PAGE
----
Scientists around Tom Burris, The Scripps Research Institute, FL, USA, have identified a novel mechanism that regulates circadian rhythm, the master clock that controls the body’s natural 24-hour physiological cycle. The findings could provide a new target for jet lag, shift work, sleep disturbances, as well as disorders that result from circadian rhythm disruption, including diabetes, obesity and some types of cancer.
The mammalian clock is regulated at the cellular level by a transcriptional/translational feedback loop. The expression of the nuclear receptors RORá and REV-ERBá follows a 24-hour circadian pattern (with opposing phases) leading to the correct circadian pattern of gene expression of BMAL1 and NPAS2. BMAL1 and as discovered now NPAS2 are genes that encode proteins regulating circadian rhythm.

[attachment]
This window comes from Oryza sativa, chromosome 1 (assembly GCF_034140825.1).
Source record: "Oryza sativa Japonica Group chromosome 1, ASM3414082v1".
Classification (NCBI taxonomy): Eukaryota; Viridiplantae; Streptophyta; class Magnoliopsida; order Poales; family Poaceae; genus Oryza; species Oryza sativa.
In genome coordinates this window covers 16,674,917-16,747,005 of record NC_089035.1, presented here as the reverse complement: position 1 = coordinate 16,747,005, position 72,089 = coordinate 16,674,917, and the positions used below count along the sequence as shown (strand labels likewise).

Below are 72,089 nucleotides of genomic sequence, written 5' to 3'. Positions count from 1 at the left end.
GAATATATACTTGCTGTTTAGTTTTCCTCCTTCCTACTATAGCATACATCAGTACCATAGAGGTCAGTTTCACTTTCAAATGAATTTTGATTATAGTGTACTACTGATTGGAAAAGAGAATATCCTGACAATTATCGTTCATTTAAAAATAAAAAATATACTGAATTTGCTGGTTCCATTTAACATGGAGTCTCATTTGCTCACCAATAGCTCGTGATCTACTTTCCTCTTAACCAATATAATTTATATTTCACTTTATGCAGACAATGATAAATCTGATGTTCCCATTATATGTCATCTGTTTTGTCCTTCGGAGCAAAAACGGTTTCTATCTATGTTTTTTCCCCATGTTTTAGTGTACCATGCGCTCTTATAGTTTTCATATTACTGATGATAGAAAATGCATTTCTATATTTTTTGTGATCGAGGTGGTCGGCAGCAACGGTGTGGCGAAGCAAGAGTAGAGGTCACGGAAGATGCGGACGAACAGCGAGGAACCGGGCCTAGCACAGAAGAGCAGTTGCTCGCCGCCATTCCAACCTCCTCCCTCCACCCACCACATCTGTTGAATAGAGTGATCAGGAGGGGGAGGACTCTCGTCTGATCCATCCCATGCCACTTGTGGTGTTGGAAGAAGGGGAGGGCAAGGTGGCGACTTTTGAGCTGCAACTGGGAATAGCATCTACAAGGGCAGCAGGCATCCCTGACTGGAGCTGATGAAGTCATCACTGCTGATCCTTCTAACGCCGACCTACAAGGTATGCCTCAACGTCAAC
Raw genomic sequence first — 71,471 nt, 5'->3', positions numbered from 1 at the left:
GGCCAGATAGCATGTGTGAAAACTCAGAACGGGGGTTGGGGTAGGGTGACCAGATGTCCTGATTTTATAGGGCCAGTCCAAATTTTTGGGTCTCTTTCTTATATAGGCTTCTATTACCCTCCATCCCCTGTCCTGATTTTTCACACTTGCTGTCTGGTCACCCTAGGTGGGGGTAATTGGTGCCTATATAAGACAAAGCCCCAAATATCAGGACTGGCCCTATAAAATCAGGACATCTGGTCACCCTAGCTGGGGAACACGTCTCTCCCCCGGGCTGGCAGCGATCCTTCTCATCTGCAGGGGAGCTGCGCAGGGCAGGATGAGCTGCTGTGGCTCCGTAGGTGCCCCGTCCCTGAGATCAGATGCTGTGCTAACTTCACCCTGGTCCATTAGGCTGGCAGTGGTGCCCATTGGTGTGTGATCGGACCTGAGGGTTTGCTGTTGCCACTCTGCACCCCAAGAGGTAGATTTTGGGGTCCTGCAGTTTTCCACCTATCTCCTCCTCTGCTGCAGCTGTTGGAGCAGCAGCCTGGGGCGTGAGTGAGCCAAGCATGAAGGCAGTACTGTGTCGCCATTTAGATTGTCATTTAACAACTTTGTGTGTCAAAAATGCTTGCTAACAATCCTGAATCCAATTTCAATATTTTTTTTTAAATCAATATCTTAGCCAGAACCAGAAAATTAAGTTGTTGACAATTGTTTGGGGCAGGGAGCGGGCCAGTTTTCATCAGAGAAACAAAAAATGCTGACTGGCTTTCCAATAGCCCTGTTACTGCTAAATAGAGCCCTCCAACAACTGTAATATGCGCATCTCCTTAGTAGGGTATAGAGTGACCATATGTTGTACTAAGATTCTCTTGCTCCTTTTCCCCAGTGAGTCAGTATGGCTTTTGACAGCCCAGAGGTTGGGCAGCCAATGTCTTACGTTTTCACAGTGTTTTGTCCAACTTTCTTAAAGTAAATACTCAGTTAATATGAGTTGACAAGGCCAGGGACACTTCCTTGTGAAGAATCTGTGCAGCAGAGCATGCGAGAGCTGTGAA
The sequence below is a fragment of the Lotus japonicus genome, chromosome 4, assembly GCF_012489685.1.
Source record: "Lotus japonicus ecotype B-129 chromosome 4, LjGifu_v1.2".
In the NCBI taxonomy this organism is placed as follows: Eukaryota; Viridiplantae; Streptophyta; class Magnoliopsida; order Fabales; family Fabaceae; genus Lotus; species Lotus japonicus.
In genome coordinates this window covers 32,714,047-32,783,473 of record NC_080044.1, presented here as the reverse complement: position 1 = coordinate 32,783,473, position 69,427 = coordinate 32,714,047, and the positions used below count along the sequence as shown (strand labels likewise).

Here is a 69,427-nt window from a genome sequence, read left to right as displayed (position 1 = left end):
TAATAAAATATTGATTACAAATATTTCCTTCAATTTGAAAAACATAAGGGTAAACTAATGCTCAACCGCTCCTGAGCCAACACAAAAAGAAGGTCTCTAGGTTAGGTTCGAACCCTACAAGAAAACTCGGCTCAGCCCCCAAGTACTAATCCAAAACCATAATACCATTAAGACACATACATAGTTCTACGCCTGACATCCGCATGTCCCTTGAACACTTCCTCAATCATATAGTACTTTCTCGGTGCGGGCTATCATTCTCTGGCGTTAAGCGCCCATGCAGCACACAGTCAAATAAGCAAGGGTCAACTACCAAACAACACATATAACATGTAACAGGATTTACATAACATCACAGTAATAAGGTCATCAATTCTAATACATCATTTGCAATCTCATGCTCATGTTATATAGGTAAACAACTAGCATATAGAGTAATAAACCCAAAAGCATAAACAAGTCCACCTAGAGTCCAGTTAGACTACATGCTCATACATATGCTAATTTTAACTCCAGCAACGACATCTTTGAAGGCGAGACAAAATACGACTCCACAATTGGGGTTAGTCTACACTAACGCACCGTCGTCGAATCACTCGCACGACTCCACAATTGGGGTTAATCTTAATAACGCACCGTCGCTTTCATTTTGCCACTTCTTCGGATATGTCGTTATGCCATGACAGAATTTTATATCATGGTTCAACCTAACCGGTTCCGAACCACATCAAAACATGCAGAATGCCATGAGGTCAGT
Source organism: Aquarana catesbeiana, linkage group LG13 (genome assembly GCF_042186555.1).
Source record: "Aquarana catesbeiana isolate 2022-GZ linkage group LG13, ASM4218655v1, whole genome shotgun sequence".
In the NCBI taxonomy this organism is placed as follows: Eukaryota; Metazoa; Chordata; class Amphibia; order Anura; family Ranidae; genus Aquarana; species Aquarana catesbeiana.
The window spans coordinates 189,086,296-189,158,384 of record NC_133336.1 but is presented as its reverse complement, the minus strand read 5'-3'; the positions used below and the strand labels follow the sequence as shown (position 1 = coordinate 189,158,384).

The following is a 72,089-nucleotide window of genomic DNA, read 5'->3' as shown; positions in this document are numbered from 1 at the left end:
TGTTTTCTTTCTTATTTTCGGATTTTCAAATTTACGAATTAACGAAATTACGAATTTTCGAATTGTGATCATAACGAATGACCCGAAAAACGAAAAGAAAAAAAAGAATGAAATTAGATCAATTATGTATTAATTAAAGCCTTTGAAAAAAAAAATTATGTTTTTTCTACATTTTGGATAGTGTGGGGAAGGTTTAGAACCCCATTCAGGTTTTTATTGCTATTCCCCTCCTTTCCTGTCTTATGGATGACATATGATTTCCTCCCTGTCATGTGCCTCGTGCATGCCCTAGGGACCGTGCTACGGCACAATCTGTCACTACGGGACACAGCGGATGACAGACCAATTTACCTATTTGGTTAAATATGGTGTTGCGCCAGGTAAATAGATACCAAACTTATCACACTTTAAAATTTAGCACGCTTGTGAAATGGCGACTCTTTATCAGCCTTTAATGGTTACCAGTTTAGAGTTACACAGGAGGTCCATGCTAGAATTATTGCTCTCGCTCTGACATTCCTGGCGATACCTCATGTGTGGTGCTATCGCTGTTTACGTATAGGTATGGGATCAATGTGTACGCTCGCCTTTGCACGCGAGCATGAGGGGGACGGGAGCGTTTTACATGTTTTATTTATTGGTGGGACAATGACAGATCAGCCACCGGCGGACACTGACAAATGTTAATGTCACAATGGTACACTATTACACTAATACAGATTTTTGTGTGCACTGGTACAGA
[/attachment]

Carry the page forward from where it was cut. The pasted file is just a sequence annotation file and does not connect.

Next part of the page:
The scientists think it’s something of a competition between these two receptors for binding to promoters of these genes that triggers either the activation (RORá) or repression (REV-ERBá) of the gene.
- Characterization of the Core Mammalian Clock Component, NPAS2, as a REV-ERBá/RORá Target Gene
Christine Crumbley, Yongjun Wang, Douglas J. Kojetin, Thomas P. Burris
J. Biol. Chem. 2010, 285 (45).